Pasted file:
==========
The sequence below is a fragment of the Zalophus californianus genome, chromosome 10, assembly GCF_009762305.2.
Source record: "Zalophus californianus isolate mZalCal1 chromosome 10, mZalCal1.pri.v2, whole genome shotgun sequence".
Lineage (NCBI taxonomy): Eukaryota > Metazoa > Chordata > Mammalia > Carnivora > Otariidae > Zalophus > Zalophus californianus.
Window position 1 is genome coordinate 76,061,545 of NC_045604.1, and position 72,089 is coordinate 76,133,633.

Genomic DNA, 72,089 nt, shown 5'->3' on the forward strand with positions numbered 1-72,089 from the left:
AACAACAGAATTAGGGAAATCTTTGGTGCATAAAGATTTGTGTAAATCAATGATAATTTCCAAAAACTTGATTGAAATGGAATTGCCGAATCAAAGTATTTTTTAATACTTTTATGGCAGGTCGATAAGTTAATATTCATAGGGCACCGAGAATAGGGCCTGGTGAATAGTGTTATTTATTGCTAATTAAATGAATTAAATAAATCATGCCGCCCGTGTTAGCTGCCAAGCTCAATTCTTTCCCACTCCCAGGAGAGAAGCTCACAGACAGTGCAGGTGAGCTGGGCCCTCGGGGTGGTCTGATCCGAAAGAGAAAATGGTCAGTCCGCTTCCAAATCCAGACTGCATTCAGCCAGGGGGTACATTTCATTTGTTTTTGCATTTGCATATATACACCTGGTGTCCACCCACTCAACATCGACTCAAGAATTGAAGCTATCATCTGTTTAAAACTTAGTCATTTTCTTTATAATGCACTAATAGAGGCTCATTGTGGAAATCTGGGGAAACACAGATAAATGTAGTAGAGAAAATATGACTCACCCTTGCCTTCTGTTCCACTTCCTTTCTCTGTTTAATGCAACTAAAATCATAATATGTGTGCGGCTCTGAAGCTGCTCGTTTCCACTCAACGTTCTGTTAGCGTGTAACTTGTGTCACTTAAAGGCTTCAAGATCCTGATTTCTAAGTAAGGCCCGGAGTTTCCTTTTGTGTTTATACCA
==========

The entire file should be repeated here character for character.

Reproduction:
The sequence below is a fragment of the Zalophus californianus genome, chromosome 10, assembly GCF_009762305.2.
Source record: "Zalophus californianus isolate mZalCal1 chromosome 10, mZalCal1.pri.v2, whole genome shotgun sequence".
Lineage (NCBI taxonomy): Eukaryota > Metazoa > Chordata > Mammalia > Carnivora > Otariidae > Zalophus > Zalophus californianus.
Window position 1 is genome coordinate 76,061,545 of NC_045604.1, and position 72,089 is coordinate 76,133,633.

Genomic DNA, 72,089 nt, shown 5'->3' on the forward strand with positions numbered 1-72,089 from the left:
AACAACAGAATTAGGGAAATCTTTGGTGCATAAAGATTTGTGTAAATCAATGATAATTTCCAAAAACTTGATTGAAATGGAATTGCCGAATCAAAGTATTTTTTAATACTTTTATGGCAGGTCGATAAGTTAATATTCATAGGGCACCGAGAATAGGGCCTGGTGAATAGTGTTATTTATTGCTAATTAAATGAATTAAATAAATCATGCCGCCCGTGTTAGCTGCCAAGCTCAATTCTTTCCCACTCCCAGGAGAGAAGCTCACAGACAGTGCAGGTGAGCTGGGCCCTCGGGGTGGTCTGATCCGAAAGAGAAAATGGTCAGTCCGCTTCCAAATCCAGACTGCATTCAGCCAGGGGGTACATTTCATTTGTTTTTGCATTTGCATATATACACCTGGTGTCCACCCACTCAACATCGACTCAAGAATTGAAGCTATCATCTGTTTAAAACTTAGTCATTTTCTTTATAATGCACTAATAGAGGCTCATTGTGGAAATCTGGGGAAACACAGATAAATGTAGTAGAGAAAATATGACTCACCCTTGCCTTCTGTTCCACTTCCTTTCTCTGTTTAATGCAACTAAAATCATAATATGTGTGCGGCTCTGAAGCTGCTCGTTTCCACTCAACGTTCTGTTAGCGTGTAACTTGTGTCACTTAAAGGCTTCAAGATCCTGATTTCTAAGTAAGGCCCGGAGTTTCCTTTTGTGTTTATACCA